There is a difference between having periods that are irregular or a bit annoying, and having abnormal periods that cause serious problems in your life or suggest a possible health problem.
- Heavy or long periods - Menorrhagia
- No period - Amenorrhea
- Painful periods - Dysmenorrhea
- Very light periods, or periods that don’t come very often - Oligomenorrhea
- Bleeding between periods or with sexual intercourse
If you think you might be suffering from any of these problems, you can make an appointment at Family Planning to speak to a doctor or nurse.
Menorrhagia (very heavy or long periods) is the most common type of abnormal bleeding from the uterus.
Although many women experience heavy bleeding at some point in their life, most women don’t experience bleeding heavy enough to be menorrhagia.
- Very heavy periods – you soak through a tampon or pad every hour for several hours, you have to double up with tampons and pads, or you wake up in the night to change your tampon or pad
- Long periods – your period lasts more than seven days with moderate to heavy bleeding every day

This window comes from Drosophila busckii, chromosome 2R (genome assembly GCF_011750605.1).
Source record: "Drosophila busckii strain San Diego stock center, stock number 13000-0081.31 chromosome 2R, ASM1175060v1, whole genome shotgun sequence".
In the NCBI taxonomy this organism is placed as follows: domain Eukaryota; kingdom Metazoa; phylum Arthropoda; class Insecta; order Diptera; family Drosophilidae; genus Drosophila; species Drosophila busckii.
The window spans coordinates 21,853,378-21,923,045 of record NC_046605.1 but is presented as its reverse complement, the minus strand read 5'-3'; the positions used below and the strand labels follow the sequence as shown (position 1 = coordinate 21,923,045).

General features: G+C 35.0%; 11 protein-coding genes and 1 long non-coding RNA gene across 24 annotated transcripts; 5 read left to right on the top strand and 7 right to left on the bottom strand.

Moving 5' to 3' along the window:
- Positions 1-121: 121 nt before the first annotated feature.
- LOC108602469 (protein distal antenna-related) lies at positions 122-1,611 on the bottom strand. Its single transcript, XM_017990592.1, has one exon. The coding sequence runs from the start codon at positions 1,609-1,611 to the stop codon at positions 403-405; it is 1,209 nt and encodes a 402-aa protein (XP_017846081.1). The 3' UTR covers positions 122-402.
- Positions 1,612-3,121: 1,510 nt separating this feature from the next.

- Heavy bleeding and cramping that is so bad, you dread your period or have to miss work or school
Menorrhagia can be a sign of:
- Hormone imbalance (this can happen when you first get your period or before menopause)
- Uterus-related problems, like uterine fibroids
- Using contraception like the copper IUD
- Problems related to pregnancy, such as miscarriage or ectopic pregnancy (in the fallopian tubes).
A hormone imbalance, which can lead to a period without an egg being released (ovulation), is the most common cause of menorrhagia. Ovulation causes the production of progesterone – the hormone most responsible for controlling periods. Without ovulation, there isn’t enough progesterone to control bleeding and this can result in heavy bleeding. This is most common in teenage girls who have recently started getting their period, and women who are close to menopause.
If you leave these symptoms without seeing a doctor, menorrhagia may lead to anaemia, leaving you feeling tired.
Amenorrhea is having no period. You are considered to have amenorrhea if you've missed six periods in a row or if you've not had your first period by the age of 15.
The main symptom of amenorrhea is no period, but there might be other symptoms, such as:
- Facial hair growth
- Nipple discharge (liquid from your nipples).
Amenorrhea can be caused by:
- Pregnancy/breast feeding
- Contraception, such as the hormone-releasing IUD, implant, and injection.
- Some medications
- Low body weight
- Exercising too much
- Hormone imbalance, caused by pituitary tumours
- Problems such as uterine scarring.
If the lack of periods is due to not ovulating (releasing an egg), you may find it difficult to get pregnant. You may also be at risk of osteoporosis (weak bones).
Treatment will vary, depending on the cause of your amenorrhea. It may range from hormone therapy, to taking the contraceptive pill or other medications, to surgery.